Glaring points that stood out clearly when I was in country included the lack of pay for the Afghan National Police, and the Afghan National Army.
The anti-Coalition militias pay more, that is a real problem. Bringing Afghanistan forward will require a great deal of cash and support. Their police should have bullet proof vests, they should receive winter clothing, the list goes on and on.
I produced a brand new report that shows the entire interview that I conducted with two Afghan National Police officers in Kabul in December 2006. How much things have changed, I can not say for sure. The price of flour for example has skyrocketed since these interviews. The ANP as they are generally known, were making roughly $70 a month when I spoke to them.
These officers talk about how their particular police station is supposed to be be staffed by 35 people, but they only have 10. They asked me repeatedly if I would give them my gloves.
The way the Afghan police live is only one example of how the disparity of this country and the way it breeds political instability.
I have written before about how President George W. Bush started and then soon killed, the Afghan Children's Fund. As I witnessed the appalling conditions that Afghan children lived under, I could scarcely believe that my country was there, and that things were still so bad for these people. I think they are a bit worse today, all these years later.
Maslow's hierarchy of needs
Many psychology students are familiar with Abraham Maslow's hierarchy of needs; it is a theory of psychology that Maslow proposed in his 1943 paper, A Theory of Human Motivation.
Wikipedia describes Maslow's hierarchy of needs as a pyramid consisting of five levels:
The lowest level is associated with physiological needs, while the uppermost level is associated with self-actualization needs, particularly those related to identity and purpose. The higher needs in this hierarchy only come into focus when the lower needs in the pyramid are met. Once an individual has moved upwards to the next level, needs in the lower level will no longer be prioritized. If a lower set of needs is no longer be met, the individual will temporarily re-prioritize those needs by focusing attention on the unfulfilled needs, but will not permanently regress to the lower level. For instance, a businessman at the esteem level who is diagnosed with cancer will spend a great deal of time concentrating on his health (physiological needs), but will continue to value his work performance (esteem needs) and will likely return to work during periods of remission.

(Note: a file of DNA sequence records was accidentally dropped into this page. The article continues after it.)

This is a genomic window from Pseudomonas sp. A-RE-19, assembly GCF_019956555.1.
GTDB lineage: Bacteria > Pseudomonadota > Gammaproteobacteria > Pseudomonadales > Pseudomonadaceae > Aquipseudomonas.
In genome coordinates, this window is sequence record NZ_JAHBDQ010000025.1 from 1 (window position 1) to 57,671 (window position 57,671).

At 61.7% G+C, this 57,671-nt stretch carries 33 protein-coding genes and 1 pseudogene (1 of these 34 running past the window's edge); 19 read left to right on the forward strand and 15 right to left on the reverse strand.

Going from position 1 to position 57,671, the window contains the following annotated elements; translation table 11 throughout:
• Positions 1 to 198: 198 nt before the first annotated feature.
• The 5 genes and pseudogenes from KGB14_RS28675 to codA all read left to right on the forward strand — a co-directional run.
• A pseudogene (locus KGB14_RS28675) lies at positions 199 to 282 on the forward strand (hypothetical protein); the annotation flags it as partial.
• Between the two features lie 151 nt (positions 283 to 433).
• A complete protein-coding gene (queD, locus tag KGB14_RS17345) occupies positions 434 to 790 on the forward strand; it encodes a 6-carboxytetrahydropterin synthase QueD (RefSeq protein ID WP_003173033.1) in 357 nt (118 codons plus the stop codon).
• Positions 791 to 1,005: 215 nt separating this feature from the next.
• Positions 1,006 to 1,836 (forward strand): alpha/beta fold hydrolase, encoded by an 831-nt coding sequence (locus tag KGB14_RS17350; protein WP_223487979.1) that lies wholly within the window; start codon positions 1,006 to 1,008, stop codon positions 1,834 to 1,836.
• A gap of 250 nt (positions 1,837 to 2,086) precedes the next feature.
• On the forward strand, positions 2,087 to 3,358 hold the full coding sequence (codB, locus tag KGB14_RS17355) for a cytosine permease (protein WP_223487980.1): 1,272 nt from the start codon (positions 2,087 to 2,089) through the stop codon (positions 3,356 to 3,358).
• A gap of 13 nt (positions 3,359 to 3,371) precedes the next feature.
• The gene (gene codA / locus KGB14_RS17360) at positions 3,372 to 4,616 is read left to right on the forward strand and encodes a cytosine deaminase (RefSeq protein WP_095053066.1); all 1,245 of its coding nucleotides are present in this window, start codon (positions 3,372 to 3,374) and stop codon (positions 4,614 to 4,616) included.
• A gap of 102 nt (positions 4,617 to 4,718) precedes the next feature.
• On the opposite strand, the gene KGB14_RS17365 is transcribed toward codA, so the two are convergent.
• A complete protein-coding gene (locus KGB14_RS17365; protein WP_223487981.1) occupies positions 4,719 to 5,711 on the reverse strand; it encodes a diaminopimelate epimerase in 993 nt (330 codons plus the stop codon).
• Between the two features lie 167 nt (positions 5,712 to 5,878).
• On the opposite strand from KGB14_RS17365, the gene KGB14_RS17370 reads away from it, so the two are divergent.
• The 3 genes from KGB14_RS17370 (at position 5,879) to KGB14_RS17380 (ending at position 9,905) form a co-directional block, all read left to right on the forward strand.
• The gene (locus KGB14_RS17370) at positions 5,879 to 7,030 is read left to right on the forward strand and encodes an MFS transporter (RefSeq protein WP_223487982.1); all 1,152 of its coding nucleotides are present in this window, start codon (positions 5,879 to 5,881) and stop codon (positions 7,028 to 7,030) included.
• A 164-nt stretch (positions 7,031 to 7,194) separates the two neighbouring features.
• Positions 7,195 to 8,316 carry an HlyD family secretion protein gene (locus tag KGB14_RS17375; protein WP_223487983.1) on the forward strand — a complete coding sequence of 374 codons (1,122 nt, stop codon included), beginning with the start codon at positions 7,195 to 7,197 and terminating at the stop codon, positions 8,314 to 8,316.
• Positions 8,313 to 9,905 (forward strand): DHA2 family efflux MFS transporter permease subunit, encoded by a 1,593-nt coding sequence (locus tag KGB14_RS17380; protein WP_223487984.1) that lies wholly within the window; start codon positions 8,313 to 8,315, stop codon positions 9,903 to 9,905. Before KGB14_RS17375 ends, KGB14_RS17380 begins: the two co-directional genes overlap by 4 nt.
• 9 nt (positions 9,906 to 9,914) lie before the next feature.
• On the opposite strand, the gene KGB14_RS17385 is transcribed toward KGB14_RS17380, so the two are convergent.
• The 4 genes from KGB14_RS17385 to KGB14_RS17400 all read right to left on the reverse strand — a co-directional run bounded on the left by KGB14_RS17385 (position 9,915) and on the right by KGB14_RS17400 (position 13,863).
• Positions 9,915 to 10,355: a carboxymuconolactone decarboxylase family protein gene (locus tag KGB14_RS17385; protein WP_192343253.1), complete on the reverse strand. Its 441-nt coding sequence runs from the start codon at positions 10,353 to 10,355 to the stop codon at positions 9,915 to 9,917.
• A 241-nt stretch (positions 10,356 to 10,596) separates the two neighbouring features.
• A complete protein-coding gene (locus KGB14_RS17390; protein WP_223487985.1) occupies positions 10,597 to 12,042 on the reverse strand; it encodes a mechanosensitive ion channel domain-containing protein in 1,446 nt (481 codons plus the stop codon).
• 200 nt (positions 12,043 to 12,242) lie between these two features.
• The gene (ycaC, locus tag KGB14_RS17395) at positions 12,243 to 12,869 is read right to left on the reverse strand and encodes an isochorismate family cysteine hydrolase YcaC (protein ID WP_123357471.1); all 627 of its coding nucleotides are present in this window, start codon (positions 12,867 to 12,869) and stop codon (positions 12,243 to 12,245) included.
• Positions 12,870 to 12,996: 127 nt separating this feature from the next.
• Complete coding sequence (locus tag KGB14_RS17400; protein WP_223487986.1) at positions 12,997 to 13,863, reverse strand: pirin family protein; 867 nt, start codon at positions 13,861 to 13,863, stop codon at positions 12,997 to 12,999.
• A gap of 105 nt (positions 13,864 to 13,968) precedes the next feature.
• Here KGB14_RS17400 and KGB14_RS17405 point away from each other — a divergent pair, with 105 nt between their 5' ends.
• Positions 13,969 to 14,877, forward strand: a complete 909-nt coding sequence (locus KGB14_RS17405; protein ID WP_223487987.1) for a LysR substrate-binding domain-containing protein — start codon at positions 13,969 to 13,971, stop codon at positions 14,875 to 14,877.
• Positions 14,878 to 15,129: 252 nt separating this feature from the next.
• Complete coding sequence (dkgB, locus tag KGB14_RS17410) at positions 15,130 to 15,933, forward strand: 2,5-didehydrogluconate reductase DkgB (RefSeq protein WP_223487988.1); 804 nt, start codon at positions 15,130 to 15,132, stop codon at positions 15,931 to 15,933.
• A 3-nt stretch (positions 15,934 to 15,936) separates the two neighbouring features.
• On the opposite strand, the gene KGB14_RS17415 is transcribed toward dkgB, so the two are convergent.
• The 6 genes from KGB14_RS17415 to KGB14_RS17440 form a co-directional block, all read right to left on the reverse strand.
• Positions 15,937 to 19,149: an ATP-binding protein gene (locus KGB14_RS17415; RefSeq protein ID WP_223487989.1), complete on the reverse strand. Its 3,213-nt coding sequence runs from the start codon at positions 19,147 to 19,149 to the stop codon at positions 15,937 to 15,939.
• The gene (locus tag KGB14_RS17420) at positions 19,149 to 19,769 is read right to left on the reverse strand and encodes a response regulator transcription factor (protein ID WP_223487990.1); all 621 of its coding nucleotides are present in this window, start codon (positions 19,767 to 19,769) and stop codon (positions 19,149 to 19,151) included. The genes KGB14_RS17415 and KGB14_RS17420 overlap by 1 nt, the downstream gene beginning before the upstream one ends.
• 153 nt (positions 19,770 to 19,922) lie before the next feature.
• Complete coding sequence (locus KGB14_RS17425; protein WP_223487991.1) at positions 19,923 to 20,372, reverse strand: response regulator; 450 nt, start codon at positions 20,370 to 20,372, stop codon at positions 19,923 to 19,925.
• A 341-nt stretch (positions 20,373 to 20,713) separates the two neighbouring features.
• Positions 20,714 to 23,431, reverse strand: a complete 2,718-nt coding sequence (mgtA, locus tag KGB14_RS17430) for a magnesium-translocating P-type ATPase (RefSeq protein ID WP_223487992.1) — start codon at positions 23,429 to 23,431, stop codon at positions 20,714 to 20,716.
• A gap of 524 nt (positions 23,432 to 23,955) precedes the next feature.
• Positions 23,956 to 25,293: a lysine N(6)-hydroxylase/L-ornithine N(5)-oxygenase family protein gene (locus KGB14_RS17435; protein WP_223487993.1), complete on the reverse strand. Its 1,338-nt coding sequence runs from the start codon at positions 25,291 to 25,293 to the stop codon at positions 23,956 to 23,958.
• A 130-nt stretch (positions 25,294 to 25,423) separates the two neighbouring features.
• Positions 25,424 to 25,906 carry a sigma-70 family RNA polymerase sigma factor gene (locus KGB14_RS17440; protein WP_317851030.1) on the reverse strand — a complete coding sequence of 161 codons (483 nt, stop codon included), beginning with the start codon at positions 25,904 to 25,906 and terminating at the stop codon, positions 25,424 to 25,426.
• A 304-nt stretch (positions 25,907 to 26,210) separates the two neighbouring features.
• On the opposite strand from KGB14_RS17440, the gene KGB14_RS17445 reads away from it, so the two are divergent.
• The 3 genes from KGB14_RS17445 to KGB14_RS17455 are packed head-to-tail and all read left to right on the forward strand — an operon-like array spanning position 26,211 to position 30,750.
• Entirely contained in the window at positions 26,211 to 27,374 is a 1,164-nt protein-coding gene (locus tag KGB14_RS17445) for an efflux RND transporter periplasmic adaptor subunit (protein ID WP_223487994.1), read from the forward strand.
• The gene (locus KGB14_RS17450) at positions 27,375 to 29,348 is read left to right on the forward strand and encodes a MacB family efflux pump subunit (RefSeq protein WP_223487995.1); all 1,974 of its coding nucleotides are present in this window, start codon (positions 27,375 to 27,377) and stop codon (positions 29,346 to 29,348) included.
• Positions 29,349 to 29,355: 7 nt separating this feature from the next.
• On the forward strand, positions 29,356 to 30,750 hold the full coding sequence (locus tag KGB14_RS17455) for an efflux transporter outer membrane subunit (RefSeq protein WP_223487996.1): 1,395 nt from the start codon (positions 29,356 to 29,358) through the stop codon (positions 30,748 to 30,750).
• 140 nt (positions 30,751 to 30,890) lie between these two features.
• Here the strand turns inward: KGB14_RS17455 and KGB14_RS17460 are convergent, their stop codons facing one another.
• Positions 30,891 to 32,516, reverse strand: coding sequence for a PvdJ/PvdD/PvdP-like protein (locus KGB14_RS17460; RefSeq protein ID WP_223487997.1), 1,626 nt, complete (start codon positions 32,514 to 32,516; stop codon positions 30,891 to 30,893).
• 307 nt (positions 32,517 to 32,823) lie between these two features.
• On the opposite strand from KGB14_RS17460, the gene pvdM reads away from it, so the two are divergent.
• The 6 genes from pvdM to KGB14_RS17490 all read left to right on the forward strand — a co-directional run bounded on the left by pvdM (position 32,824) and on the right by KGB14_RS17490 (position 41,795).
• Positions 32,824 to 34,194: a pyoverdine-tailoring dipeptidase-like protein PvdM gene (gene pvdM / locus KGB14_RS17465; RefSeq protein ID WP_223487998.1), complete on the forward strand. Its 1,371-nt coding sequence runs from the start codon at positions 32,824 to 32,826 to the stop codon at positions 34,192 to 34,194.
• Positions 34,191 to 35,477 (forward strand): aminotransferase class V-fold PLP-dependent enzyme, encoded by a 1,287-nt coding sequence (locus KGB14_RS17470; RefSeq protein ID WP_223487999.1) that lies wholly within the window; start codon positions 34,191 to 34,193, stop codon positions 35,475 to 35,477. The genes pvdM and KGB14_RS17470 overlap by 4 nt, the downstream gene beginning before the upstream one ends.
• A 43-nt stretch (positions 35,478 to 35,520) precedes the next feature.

Afghanistan's people, with few exceptions, have had little opportunity to rebuild a sound life and culture. Some have money but most have next to nothing.
Until the basic needs of these people are met, their futures are dismal at best. One out of five children won't make it until the age of five.
I was told by local people that the average there is somewhere in the 40's. WikiAnswers states that "The Life expectancy in Afghanistan is about 45 for a female and 46 for a male."
But our military isn't authorized to treat Afghan citizens with any real degree of frequency. I attended a MEDCAP mission and spent several hours watching military medical teams from three western countries treat 399 of these unfortunate people. They couldn't do much for most, but bottles of Tylenol and baby formula were regarded as though they were gold.
Women desperately pushed and competed for a better place in line with one another, all believing that they would miss their opportunity to see a real western doctor.
I was told by both American and British doctors in Kabul that simple medical care could do wonders for the people there. Doctor Harry Ward of Los Angeles California, said that day, that the most basic care on a regular basis would do wonders. "Many of them be helped with just preventive care and regular care, and regular doctor medical care and definitely with a new health system here, I think this could be turned around."
Again, the soldiers, doctors and nurses, the people on the ground, do everything they possibly can, but their hands are tied, as are the national wallets. The money that funded the MEDCAP was charity, and the military groups only donated the people, as if that is a small matter. The rules still need to change and money should be allotted for regular medical treatment of Afghan civilians.
They are grateful for anything positive they can receive from our presence there, and there needs to be a lot more. We can only depend on people who are fed, to cover our back and show courage in the face of an enemy like the Taliban.